Multidisciplinary Quality Measures Identified for Head and Neck Cancer

07/24/17

Researchers have identified five quality metrics to help improve head and neck cancer care, published in Cancer (online July 20, 2017; doi:10.1002/cncr.30902).

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In recent years, the National Quality Forum have made efforts to improve cancer care by endorsing quality-improvement measures across multiple cancer types and developing them into actionable tools. However, no nationally endorsed quality metrics currently exist for head and neck cancer.

John D Cramer, MD, Department of Otolaryngology, Northwestern University (Chicago, IL), and colleagues conducted a study to compare rates of quality metric adherence among five different measurements. Researchers identified 76,853 eligible patients with surgically treated, invasive, head and neck squamous cell carcinoma in the National Cancer Data Base from 2004 to 2014. Examined metrics included negative surgical margins, neck dissection lymph node yield of at least 18, appropriate adjuvant radiation, appropriate adjuvant chemoradiation, and adjuvant therapy within 6 weeks, as well as overall quality.

After comparing the rates of adherence among these quality measures, researchers then assessed whether adherence impacted overall survival.

Researchers reported significant variability in patient-level adherence among the quality measures: 80% for negative surgical margins, 73.1% for neck dissection lymph node yield, 69% for adjuvant radiation, 42.6% for adjuvant chemoradiation, and 44.5% for adjuvant therapy within 6 weeks.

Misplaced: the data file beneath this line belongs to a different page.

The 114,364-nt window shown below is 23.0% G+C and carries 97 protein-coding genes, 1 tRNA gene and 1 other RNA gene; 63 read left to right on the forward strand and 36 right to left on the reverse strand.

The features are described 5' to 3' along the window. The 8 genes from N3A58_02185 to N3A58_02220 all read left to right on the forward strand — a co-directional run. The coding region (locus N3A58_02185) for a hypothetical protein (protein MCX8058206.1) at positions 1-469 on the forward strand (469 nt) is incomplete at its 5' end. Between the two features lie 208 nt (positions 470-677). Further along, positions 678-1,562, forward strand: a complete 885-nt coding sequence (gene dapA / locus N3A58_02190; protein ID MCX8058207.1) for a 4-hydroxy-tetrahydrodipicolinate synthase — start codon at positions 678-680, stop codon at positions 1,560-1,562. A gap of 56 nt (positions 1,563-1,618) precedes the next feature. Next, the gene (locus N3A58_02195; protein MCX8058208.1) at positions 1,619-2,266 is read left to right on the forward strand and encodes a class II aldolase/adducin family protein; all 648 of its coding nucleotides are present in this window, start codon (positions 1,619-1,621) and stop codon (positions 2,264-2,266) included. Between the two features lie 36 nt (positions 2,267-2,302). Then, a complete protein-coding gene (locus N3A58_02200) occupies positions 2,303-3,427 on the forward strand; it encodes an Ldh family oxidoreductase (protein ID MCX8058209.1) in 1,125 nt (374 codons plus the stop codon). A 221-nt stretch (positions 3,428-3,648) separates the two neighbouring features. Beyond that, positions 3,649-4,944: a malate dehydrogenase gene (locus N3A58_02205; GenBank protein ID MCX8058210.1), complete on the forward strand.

Additionally, risk-adjusted Cox proportional-hazard models indicated that all five metrics were associated with reduced risk of death: negative margins (HR, 0.73; 95% CI, 0.71-0.76), lymph node yield of at least 18 (HR, 0.93; 95% CI, 0.89-0.96), adjuvant radiation (HR, 0.67; 95% CI, 0.64-0.70), adjuvant chemoradiation (HR, 0.84; 95% CI, 0.79-0.88), and adjuvant therapy within 6 weeks (HR, 0.92; 95% CI, 0.89-0.96). Those who received high-quality care had a 19% reduced adjusted hazard of mortality (HR, 0.81; 95% CI, 0.79-0.83).

Researchers concluded that the five identified quality metrics demonstrated meaningful impact on overall survival. “These metrics are appropriate candidates for national adoption,” they wrote.—Zachary Bessette